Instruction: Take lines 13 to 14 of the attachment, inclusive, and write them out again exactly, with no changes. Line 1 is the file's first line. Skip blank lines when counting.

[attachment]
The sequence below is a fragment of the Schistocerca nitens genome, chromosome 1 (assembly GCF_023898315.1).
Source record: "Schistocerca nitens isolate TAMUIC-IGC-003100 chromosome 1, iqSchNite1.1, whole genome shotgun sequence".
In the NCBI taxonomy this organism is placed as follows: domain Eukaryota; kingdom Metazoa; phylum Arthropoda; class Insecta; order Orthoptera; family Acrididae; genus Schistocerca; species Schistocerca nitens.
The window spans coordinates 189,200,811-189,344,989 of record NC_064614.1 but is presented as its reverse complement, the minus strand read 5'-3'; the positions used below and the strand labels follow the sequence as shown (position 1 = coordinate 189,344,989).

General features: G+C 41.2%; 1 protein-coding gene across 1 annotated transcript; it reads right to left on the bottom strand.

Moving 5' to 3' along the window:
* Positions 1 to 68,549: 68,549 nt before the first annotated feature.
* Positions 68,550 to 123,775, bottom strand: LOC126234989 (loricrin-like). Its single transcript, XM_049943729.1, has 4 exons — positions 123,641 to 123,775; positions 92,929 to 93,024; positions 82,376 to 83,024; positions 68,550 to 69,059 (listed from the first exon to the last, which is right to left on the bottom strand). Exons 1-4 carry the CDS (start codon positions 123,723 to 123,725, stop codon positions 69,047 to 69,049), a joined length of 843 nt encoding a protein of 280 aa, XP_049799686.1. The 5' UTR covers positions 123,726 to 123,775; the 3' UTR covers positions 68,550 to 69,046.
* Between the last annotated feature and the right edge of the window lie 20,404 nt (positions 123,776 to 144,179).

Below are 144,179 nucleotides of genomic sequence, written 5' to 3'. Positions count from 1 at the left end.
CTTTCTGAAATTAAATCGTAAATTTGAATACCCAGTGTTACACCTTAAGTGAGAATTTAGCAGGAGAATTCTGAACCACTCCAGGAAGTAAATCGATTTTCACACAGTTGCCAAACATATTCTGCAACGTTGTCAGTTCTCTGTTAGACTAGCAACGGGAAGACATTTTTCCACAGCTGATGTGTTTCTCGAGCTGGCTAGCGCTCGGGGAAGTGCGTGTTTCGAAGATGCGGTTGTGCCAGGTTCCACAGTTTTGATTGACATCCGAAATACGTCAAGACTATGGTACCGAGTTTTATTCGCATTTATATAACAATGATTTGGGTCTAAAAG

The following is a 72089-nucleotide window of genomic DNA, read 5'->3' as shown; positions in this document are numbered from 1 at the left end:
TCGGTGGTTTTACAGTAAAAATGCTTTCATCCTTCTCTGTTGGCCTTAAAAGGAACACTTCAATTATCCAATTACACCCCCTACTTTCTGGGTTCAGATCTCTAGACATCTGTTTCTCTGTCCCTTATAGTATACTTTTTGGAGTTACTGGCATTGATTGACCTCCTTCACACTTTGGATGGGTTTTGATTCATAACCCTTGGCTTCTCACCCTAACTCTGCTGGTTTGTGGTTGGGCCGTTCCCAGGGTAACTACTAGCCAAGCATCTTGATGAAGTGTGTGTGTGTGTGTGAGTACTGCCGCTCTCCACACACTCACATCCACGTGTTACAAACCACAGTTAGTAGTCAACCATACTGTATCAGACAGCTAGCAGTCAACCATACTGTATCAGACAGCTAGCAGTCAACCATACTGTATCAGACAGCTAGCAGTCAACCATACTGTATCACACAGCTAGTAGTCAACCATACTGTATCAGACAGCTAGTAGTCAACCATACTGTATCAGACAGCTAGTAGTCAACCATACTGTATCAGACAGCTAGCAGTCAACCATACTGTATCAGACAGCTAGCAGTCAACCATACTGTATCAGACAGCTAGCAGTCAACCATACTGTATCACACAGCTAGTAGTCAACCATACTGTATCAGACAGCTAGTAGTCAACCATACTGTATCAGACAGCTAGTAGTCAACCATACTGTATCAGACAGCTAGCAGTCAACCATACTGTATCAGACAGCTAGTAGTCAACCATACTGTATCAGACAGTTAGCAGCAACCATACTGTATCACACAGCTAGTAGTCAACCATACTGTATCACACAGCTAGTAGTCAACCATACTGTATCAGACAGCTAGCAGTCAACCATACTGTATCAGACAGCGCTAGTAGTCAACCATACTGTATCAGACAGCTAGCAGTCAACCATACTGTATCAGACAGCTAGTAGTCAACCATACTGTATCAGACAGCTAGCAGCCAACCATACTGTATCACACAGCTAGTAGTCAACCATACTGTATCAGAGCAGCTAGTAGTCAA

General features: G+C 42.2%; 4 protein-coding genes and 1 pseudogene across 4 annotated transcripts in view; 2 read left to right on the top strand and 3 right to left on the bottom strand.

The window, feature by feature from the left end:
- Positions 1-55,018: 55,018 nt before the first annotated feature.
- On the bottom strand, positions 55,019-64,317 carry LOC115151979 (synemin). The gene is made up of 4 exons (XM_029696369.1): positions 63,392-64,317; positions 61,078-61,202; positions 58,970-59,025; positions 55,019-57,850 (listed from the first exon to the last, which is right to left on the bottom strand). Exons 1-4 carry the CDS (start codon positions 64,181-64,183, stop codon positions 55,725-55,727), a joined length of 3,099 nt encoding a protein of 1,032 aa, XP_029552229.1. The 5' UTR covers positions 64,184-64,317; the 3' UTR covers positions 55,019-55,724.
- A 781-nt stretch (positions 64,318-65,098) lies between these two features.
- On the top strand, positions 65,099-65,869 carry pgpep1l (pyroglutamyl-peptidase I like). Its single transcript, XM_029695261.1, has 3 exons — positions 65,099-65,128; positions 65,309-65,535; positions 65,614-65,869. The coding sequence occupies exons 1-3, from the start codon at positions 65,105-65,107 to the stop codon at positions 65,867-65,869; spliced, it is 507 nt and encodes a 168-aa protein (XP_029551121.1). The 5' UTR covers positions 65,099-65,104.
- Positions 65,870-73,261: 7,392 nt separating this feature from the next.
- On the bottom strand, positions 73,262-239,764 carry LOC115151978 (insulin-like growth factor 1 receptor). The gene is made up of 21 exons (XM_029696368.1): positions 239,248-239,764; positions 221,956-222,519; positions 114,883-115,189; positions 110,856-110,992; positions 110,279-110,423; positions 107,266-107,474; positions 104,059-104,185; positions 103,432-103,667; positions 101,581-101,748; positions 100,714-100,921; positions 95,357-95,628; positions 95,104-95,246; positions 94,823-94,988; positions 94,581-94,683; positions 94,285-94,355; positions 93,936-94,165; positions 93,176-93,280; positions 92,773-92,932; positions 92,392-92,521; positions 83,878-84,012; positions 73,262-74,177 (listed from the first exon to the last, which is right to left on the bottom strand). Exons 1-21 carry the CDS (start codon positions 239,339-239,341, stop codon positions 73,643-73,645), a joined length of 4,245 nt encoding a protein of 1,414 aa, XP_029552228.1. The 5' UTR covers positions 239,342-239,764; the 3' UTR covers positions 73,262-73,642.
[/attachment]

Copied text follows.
TCGGTGGTTTTACAGTAAAAATGCTTTCATCCTTCTCTGTTGGCCTTAAAAGGAACACTTCAATTATCCAATTACACCCCCTACTTTCTGGGTTCAGATCTCTAGACATCTGTTTCTCTGTCCCTTATAGTATACTTTTTGGAGTTACTGGCATTGATTGACCTCCTTCACACTTTGGATGGGTTTTGATTCATAACCCTTGGCTTCTCACCCTAACTCTGCTGGTTTGTGGTTGGGCCGTTCCCAGGGTAACTACTAGCCAAGCATCTTGATGAAGTGTGTGTGTGTGTGTGAGTACTGCCGCTCTCCACACACTCACATCCACGTGTTACAAACCACAGTTAGTAGTCAACCATACTGTATCAGACAGCTAGCAGTCAACCATACTGTATCAGACAGCTAGCAGTCAACCATACTGTATCAGACAGCTAGCAGTCAACCATACTGTATCACACAGCTAGTAGTCAACCATACTGTATCAGACAGCTAGTAGTCAACCATACTGTATCAGACAGCTAGTAGTCAACCATACTGTATCAGACAGCTAGCAGTCAACCATACTGTATCAGACAGCTAGCAGTCAACCATACTGTATCAGACAGCTAGCAGTCAACCATACTGTATCACACAGCTAGTAGTCAACCATACTGTATCAGACAGCTAGTAGTCAACCATACTGTATCAGACAGCTAGTAGTCAACCATACTGTATCAGACAGCTAGCAGTCAACCATACTGTATCAGACAGCTAGTAGTCAACCATACTGTATCAGACAGTTAGCAGCAACCATACTGTATCACACAGCTAGTAGTCAACCATACTGTATCACACAGCTAGTAGTCAACCATACTGTATCAGACAGCTAGCAGTCAACCATACTGTATCAGACAGCGCTAGTAGTCAACCATACTGTATCAGACAGCTAGCAGTCAACCATACTGTATCAGACAGCTAGTAGTCAACCATACTGTATCAGACAGCTAGCAGCCAACCATACTGTATCACACAGCTAGTAGTCAACCATACTGTATCAGAGCAGCTAGTAGTCAA

General features: G+C 42.2%; 4 protein-coding genes and 1 pseudogene across 4 annotated transcripts in view; 2 read left to right on the top strand and 3 right to left on the bottom strand.